Featured Stories

Other Pamplin Media Group sites



Warning: Missing argument 3 for artxTagBuilder(), called in /home/pmgmaster/cni.pmgnews.com/templates/cni_ht_03/classes/ArtxContentItem.php on line 112 and defined in /home/pmgmaster/cni.pmgnews.com/templates/cni_ht_03/functions.php on line 493

Local activist, 15 Now Oregon group plans rally at Hillsboro School Board meeting Tuesday

Hillsboro resident Jaime Rodriguez says school board stand on higher minimum wage is wrong decision.


A group of people representing the minimum wage advocacy group 15 Now Oregon and Jaime Rodriguez, a former Hillsboro School Board candidate, plan to rally at the Hillsboro School District Administration offices Tuesday evening in support of a $15 state minimum wage.

The rally is in response to Hillsboro School Board members’ 4 to 3 vote earlier this month to not support legislation that would increase the state’s minimum wage, Rodriguez said Monday afternoon. "That was not the right decision for the community of Hillsboro," he said.

The rally and press conference is planned for 6:30 p.m., Tuesday, Jan. 26, a half hour before the scheduled school board meeting at the Hillsboro School District Administration Center, 3083 N.E. 49th Way.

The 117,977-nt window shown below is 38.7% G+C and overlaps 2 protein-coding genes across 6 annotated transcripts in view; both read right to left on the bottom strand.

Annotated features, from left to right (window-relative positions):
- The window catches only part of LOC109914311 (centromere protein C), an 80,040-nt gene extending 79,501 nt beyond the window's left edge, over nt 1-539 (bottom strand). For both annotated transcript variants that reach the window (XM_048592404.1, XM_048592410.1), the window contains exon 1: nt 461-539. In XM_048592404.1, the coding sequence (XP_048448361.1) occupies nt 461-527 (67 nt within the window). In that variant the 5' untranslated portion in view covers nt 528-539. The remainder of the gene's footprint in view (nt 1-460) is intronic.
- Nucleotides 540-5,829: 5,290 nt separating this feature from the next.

“This vote was taken despite the fact that half of the students in the Hillsboro School District live below the poverty line. Forty percent of the district's students are Latino, and 60 percent of Latino workers make less than $15 per hour,” according to a press release announcing the rally.

“None of the school board members live in poverty. None are Latino,” the press release continued.

Rodriguez said he and others plan to attend the school board meeting and speak before the board during public comment time.

In a blogpost titled “Insulting the Poor,” by board member Erik Seligman on his blog seligman4schools, he explained his reasoning in proposing the board take formal action to oppose a $15 minimum wage, including arguments that increasing the minimum wage will cause already-struggling businesses to fail and will create “a disincentive for businesses to hire, increasing unemployment.

“These are serious arguments put forth by well-intended businessmen, politicians, and economists, pointing to many ways in which the minimum wage increase theoretically might not be good for the poor,” he wrote.

“If you say that opposing the minimum wage increase is insulting or insensitive to the poor, you are effectively saying that those below the poverty line are not intelligent enough to understand the arguments above. You are effectively implying that they can only understand the minimum-wage-advocate talking points about minimum wage increases helping the poor, and cannot seriously engage with the substantive arguments on both sides of this very important issue, or understand that many of us seriously believe the minimum wage increase would hurt, not help, them.”

District Superintendent Mike Scott advised board members during their lengthy debate on the topic Jan. 12.

“There’s a certain amount of politics around this,” Scott said. “I don’t know if that’s a position a school board should be taking. There’s a sensitivity around it.”